On Tuesday, Electronic Arts (ERTS) unveiled an annual online subscription program designed to give gamers a three-day jump on new video game sports titles before they hit the stores, driving more game disc sales. But while EA is banking on scoring more revenue with this program, it may backfire in the end.
Under its EA SPORTS Season Ticket program, gamers pay a $24.99 annual subscription to access a digital download of five EA Sports titles before the video games make their way to retail stores. The catch? Gamers can only play each title for three days.
The program aims to not only drive subscription revenues to EA's piggybank, but also spur players to buy full, unlocked retail copies of the game after their trial run expires. But some gamers are already snickering at the notion of downloading a game for only three days of access, ribbing the company that it may take that long just to download the game.
However, EA could face an even bigger potential problem: What if gamers get a taste of the company's latest offering -- and it's a bust?
Thanks for the Freebie, But No Thanks
For very little money, gamers can test-drive Madden NFL 12, or future games in the Madden NFL football, NHL hockey, FIFA soccer, Tiger Woods PGA Tour golf, and NCAA football franchises.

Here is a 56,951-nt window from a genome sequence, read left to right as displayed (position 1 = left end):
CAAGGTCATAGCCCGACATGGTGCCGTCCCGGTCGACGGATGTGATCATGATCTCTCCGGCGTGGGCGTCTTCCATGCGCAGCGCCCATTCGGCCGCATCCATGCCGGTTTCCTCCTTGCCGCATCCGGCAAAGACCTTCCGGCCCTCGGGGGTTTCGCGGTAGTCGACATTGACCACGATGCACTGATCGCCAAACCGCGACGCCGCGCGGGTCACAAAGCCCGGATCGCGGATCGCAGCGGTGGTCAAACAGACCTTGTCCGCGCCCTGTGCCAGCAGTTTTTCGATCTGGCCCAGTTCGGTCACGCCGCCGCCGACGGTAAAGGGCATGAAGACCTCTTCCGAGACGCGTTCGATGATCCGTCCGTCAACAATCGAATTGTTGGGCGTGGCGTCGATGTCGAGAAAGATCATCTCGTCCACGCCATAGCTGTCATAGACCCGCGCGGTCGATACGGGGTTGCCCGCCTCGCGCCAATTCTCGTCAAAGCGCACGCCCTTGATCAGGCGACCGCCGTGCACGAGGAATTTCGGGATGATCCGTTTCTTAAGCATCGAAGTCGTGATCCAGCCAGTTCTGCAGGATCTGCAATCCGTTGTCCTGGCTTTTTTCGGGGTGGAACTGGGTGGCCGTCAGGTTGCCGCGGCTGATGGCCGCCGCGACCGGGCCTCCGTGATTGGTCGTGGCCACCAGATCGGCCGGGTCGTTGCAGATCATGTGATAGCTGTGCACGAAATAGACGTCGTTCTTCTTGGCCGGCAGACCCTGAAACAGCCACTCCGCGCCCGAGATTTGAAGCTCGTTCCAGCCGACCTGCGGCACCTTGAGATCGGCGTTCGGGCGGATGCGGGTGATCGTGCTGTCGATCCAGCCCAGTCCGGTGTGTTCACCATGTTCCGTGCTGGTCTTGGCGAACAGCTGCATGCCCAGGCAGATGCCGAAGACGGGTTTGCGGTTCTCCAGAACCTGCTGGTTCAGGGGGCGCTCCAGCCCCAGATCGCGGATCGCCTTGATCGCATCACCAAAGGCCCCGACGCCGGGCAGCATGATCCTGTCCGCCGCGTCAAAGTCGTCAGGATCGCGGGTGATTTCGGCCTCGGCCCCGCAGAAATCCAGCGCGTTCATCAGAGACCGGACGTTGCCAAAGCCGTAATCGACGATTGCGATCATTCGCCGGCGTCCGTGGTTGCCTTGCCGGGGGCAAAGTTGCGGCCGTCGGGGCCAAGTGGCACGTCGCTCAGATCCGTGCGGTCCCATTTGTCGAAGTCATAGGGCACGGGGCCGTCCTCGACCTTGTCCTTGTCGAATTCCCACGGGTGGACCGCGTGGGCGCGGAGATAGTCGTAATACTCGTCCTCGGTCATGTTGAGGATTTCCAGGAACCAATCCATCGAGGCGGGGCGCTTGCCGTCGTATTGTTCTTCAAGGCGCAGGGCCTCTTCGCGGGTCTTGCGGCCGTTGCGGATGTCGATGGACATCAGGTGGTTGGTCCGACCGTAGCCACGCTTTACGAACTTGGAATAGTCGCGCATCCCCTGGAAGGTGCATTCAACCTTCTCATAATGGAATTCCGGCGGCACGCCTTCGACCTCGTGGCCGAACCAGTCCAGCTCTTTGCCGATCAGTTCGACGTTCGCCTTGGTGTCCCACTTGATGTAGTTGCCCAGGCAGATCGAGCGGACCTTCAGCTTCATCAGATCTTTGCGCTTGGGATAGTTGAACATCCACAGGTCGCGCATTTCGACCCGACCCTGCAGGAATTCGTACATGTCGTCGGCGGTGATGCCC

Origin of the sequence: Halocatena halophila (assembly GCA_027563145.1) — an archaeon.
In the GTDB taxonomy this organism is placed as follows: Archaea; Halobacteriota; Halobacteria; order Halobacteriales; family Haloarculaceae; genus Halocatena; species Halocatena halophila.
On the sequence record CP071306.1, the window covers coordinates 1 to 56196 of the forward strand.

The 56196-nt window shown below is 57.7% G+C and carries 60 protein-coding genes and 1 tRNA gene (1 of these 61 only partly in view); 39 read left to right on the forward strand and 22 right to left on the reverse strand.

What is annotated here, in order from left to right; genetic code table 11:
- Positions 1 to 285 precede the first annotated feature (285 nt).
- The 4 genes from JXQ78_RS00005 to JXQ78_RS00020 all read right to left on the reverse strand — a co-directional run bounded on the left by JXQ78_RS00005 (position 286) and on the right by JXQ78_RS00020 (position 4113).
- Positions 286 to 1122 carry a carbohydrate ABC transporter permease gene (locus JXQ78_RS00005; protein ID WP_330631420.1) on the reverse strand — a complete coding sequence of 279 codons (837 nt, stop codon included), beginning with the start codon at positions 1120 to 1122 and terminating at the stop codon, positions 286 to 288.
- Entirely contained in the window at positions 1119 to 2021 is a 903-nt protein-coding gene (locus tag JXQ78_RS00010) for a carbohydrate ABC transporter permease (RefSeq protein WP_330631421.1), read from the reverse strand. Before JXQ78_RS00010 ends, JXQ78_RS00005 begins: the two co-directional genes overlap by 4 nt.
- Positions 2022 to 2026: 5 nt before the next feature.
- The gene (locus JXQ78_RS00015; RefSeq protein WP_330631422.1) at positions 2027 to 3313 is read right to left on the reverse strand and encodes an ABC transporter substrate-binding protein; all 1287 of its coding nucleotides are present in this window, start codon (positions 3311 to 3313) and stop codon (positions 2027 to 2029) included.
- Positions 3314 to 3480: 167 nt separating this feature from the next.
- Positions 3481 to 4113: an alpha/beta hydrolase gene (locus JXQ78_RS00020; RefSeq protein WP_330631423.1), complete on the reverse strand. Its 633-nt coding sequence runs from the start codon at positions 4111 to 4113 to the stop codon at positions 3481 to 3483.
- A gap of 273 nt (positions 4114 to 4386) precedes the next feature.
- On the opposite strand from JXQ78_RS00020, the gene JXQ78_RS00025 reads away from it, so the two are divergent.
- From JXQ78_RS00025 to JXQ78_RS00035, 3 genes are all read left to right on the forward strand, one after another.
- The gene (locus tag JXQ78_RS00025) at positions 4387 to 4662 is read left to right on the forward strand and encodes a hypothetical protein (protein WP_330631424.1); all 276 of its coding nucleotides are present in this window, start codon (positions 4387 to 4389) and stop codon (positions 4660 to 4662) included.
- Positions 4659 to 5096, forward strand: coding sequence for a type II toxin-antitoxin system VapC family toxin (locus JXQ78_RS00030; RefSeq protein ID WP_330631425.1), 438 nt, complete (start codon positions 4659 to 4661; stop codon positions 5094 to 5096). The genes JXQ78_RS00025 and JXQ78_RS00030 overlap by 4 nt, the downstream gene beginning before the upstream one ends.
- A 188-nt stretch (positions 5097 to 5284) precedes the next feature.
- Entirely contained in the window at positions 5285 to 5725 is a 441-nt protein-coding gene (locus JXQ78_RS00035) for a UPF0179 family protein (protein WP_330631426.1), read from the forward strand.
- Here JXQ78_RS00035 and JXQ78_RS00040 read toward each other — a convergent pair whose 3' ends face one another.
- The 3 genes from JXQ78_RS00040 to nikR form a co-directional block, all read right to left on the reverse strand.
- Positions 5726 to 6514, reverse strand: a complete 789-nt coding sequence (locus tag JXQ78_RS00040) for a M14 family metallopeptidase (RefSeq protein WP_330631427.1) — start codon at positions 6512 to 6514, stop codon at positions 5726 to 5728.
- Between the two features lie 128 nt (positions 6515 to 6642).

If they find they don't like the game, they'll only be out $5, instead of more than $60 a pop to buy the game sight unseen. GameStop (GME), which is EA's exclusive retail partner for the Season Ticket program, doesn't allow consumers to get a refund once they've opened a new game. Instead, customers can trade in the disc for either in-store credit or a lesser amount of cash.
But Edward Williams, a BMO Capital Markets analyst, says that while EA will likely lose some business with this program, it will more likely gain more incremental sales than it'll lose. He noted that EA's benefit will largely come from exposing die-hard fans of one sport -- say, NFL Football -- to another of its sporting games like FIFA Soccer.
"The average EA sports buyer purchases 1.4 games a year on average," Williams says. "This may get them to buy two or three."
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Motley Fool contributor Dawn Kawamoto does not hold any shares in the companies mentioned. She has been known, however, to pick up a joystick and play a game of video baseball. The Motley Fool owns shares of GameStop.